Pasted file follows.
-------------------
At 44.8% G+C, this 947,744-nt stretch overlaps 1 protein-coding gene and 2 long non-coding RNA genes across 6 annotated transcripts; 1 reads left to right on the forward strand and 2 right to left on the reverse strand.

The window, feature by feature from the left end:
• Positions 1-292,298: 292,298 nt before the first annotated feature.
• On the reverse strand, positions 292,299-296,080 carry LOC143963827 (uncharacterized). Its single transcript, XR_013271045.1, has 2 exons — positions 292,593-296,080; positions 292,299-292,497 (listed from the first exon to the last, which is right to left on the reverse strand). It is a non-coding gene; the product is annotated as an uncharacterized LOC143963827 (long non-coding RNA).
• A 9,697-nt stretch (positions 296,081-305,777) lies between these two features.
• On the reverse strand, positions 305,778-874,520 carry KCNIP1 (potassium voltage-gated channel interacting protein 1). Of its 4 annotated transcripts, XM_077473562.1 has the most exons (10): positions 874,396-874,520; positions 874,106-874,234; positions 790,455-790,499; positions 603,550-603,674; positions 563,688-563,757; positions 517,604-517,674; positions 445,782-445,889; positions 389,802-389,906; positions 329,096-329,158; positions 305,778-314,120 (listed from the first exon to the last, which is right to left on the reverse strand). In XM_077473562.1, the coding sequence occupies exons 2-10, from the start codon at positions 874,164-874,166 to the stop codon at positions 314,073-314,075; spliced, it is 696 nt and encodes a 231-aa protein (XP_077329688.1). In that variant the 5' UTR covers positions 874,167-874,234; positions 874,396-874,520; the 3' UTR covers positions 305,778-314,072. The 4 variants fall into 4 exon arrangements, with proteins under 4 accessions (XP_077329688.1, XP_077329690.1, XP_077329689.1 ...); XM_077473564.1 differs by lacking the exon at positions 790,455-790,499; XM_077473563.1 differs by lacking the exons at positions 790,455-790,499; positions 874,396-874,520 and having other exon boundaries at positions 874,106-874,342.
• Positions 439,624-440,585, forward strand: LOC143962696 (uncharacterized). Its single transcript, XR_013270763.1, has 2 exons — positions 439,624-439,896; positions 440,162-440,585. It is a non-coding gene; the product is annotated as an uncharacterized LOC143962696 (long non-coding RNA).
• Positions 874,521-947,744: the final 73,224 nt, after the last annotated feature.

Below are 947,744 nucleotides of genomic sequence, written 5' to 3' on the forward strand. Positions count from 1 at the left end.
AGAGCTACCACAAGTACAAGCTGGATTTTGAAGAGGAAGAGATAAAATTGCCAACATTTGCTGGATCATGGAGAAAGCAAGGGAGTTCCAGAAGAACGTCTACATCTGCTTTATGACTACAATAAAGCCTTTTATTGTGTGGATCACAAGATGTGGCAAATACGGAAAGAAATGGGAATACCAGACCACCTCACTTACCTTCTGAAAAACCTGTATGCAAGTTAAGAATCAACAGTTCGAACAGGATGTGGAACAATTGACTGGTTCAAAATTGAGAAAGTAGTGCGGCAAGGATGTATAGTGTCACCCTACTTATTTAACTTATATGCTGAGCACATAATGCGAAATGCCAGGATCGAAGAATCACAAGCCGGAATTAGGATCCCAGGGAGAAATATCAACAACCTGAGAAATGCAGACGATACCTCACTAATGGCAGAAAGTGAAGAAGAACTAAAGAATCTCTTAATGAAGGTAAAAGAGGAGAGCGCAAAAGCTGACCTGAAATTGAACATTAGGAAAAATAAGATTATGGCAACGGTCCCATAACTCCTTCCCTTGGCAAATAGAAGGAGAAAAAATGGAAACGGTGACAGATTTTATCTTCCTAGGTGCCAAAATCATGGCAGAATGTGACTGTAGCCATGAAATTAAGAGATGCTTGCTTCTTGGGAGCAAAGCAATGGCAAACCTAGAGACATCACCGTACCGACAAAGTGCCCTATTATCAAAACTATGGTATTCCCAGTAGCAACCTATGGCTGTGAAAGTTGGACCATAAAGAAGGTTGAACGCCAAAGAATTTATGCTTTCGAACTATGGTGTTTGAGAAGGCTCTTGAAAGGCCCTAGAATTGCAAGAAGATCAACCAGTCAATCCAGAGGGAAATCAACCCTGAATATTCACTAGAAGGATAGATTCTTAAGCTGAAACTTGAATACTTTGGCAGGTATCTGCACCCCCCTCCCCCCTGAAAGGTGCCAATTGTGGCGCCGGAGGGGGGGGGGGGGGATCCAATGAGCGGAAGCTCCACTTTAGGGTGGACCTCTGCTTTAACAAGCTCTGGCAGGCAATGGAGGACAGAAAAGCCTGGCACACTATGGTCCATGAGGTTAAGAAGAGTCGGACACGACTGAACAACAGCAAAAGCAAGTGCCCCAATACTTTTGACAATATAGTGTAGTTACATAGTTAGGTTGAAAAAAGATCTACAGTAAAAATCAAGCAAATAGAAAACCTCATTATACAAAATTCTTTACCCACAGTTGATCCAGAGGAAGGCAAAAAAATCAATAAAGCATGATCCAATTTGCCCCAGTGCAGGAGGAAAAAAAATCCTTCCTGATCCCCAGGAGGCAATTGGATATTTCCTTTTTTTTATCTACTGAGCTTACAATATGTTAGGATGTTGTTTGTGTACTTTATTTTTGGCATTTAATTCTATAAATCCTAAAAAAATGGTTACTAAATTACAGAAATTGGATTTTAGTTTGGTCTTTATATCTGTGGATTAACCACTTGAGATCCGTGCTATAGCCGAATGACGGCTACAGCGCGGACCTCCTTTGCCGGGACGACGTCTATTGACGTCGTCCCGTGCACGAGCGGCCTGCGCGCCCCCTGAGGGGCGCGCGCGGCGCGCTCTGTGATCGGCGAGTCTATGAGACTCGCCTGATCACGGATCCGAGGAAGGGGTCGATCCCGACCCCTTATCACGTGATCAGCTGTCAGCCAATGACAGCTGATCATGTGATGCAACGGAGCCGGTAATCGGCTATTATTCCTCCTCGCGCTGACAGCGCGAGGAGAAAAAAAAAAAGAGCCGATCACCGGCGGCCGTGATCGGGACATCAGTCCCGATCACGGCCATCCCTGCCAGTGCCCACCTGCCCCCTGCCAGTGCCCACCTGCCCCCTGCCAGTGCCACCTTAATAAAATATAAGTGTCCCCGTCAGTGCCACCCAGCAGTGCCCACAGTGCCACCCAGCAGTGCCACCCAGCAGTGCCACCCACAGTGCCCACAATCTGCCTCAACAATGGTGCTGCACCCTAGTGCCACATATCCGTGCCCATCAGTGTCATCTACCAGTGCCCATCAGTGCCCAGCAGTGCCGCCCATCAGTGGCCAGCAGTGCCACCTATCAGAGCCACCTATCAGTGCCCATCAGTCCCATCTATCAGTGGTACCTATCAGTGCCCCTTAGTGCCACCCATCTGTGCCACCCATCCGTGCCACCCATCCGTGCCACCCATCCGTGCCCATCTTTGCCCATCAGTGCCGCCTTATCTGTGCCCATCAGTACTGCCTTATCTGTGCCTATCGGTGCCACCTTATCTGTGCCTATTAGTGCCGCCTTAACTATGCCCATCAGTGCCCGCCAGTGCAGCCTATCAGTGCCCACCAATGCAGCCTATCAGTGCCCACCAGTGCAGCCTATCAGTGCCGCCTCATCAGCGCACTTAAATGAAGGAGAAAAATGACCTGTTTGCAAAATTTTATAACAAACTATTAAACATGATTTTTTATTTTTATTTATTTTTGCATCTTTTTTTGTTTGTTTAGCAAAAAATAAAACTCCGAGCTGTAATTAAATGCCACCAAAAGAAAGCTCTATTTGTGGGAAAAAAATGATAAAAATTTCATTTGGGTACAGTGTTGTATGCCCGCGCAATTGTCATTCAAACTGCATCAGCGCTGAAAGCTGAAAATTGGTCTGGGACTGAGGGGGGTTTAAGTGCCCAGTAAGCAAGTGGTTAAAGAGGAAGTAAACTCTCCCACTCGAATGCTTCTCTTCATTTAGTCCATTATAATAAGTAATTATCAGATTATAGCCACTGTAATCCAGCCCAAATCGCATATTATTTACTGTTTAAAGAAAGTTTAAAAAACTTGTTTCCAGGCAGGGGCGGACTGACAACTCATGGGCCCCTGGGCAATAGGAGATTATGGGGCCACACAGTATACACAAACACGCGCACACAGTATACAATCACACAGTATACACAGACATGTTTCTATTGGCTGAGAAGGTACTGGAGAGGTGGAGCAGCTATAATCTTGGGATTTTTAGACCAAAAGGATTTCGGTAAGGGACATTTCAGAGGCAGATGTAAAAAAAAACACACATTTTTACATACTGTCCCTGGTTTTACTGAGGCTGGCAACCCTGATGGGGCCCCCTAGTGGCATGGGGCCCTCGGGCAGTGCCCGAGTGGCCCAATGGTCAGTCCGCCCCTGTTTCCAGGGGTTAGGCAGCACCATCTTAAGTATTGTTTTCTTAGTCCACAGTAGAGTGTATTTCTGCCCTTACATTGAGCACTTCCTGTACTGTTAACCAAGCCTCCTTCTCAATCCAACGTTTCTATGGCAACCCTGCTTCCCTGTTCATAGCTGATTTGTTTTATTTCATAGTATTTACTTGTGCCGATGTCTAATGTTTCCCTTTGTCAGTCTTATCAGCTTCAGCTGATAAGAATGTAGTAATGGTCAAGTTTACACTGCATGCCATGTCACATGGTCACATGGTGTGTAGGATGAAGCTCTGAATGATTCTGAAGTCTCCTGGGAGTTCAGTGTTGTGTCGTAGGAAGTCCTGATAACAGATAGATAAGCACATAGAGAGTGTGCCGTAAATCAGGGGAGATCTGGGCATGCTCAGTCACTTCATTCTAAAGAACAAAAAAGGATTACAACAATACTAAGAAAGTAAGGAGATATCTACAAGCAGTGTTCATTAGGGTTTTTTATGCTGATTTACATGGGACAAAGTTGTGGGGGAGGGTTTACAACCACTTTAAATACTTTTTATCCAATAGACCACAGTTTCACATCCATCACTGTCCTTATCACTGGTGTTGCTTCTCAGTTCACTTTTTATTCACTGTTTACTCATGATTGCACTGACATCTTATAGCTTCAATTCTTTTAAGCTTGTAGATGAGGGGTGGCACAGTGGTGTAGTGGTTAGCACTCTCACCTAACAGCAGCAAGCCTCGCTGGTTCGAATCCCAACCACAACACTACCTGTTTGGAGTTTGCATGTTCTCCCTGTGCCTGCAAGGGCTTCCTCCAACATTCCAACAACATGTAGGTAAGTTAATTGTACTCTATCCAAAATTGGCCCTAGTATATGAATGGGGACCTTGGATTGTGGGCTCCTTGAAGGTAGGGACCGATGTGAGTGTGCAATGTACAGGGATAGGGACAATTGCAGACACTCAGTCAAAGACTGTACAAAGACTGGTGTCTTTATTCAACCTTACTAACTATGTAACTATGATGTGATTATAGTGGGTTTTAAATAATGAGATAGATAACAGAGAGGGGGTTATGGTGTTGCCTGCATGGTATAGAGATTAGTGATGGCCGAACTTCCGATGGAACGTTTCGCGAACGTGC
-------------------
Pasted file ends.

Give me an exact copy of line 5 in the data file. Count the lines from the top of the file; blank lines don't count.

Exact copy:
• A 9,697-nt stretch (positions 296,081-305,777) lies between these two features.